Tuesday, November 13, 2012

Beware...Centipedes and Millipedes

Yup, these creepy crawly creatures also call Maui home. Centipedes are bigger than millipedes and look like they are wearing full plated body armor. They move darn quickly, as the video shows below. And yes, they do bite. Although my experience is, they'd rather run away first and bite only if necessary. 

A friend got bitten one evening walking barefoot across his yard to pick nasturtium flowers for salad.  Even though people like to walk barefoot here, and it feels more "local," it’s tempting the fates. He got bitten and treated it with some ice and an aspirin or ibuprofen to reduce the swelling, but it got infected a couple of days later, and he ended up taking antibiotics.  Centipede bites are not things to fool around with.

My worst centipede experience was when I lived on Oahu. I was 12 or 13, and came home from school to find a big brown stick in my bed. But it moved. It was a really long centipede. I freaked out, of course, and then calmed down, got a big jar, the biggest I could find, and placed the jar over as much of the centipede as I could, wriggled the jar around with the centipede wriggling around partly inside and outside the jar, and then capped it as quickly as I could. It was a nerve wracking experience. We gave the centipede to a friend of ours who gave it to a university bug collector. It was apparently a fantastic specimen, and it is still the biggest centipede I have ever seen.

I’ve had friends find centipedes crawling up from the shower drain while they were taking a shower. That’s definitely not a fun experience. It's more common in ...sigh... Haiku or Huelo than drier places like Kihei or Kahului. 

A curled up millipede. Do not disturb. 
Millipedes seem to be more common than centipedes. I find about a 100 millipedes for every centipede. Both of them like damp, cool, dark places like the edges of compost heaps in the garden or in a bed of mulch, or in dark corners. I haven’t seen any in the house, knock on wood. I hope I’m not enticing the centipede and millipedes to pay a house visit by writing about them.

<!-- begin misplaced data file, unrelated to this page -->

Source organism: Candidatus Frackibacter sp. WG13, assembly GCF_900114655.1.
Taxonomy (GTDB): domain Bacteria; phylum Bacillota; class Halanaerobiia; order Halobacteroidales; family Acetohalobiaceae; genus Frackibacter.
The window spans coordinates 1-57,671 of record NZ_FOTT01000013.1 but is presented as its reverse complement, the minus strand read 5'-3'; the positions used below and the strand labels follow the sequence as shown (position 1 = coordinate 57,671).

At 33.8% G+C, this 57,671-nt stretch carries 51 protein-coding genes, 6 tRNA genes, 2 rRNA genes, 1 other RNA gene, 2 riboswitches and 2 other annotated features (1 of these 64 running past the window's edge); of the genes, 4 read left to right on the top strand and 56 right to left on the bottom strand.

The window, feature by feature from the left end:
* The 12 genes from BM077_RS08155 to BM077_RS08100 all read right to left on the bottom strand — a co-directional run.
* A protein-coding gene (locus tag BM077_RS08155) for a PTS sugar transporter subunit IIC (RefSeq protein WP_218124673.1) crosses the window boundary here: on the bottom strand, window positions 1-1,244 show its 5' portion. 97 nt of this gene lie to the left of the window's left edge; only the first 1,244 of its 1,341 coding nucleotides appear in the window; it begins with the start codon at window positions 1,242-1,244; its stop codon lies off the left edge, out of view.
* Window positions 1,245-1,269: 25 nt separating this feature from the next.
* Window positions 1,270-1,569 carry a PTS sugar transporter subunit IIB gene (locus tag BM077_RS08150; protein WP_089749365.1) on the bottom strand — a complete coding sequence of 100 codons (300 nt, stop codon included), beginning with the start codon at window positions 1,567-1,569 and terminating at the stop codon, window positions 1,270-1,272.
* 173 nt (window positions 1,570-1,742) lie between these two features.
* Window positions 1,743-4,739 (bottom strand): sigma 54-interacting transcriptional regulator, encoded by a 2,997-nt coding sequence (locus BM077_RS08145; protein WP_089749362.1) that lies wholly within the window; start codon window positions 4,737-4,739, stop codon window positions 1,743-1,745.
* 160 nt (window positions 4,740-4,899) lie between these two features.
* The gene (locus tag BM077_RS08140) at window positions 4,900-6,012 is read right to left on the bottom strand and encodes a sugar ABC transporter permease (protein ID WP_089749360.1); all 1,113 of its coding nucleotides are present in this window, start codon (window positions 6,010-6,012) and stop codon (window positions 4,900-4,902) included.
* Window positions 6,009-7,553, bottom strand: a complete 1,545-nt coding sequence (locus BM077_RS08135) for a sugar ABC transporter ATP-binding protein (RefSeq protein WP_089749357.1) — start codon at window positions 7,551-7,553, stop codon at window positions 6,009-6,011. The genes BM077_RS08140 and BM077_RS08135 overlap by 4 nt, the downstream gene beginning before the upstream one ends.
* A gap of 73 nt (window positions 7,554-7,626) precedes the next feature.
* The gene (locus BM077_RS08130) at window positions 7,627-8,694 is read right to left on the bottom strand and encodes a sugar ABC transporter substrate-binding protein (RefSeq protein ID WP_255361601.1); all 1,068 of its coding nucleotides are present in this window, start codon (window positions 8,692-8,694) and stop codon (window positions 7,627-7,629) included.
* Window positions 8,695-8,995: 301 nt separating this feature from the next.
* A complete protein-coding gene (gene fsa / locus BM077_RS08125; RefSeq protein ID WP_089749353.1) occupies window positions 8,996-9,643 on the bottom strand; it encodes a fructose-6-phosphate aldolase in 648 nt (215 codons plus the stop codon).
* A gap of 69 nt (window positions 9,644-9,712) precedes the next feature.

In the garden, the millipedes are rolled up sleepily… they look innocent enough. I can usually grab them quickly with a gloved hand and toss them elsewhere. 

Watch out! Millipede spotted. Suzanne and I are sifting compost at the community garden. There are always gazillions of centipedes in the finished compost pile. Of course we're wearing gloves!

Supposedly chickens eat millipedes so I collected 30 millipedes in a jar from the garden compost heap, and brought them to our hens who turned up their beaks in disdain. They pecked at a couple, killing them rather quickly, but were fairly uninterested in eating them. To my dismay, I had just released 30 millipedes into our yard and there they were, unfurling and getting the heck away from the chickens! There was another variety of millipede that was smaller and skinnier, and one of the chickens pounced on it. But I wouldn't rely on chickens to keep the millipede population down.

Do you have a good centipede or millipede story? I'd love to hear it.  

NOTE: If you're a tourist, you will probably NEVER see a millipede or centipede in your condo or resort area. Don't worry - they don't usually hang out in tourist areas. 


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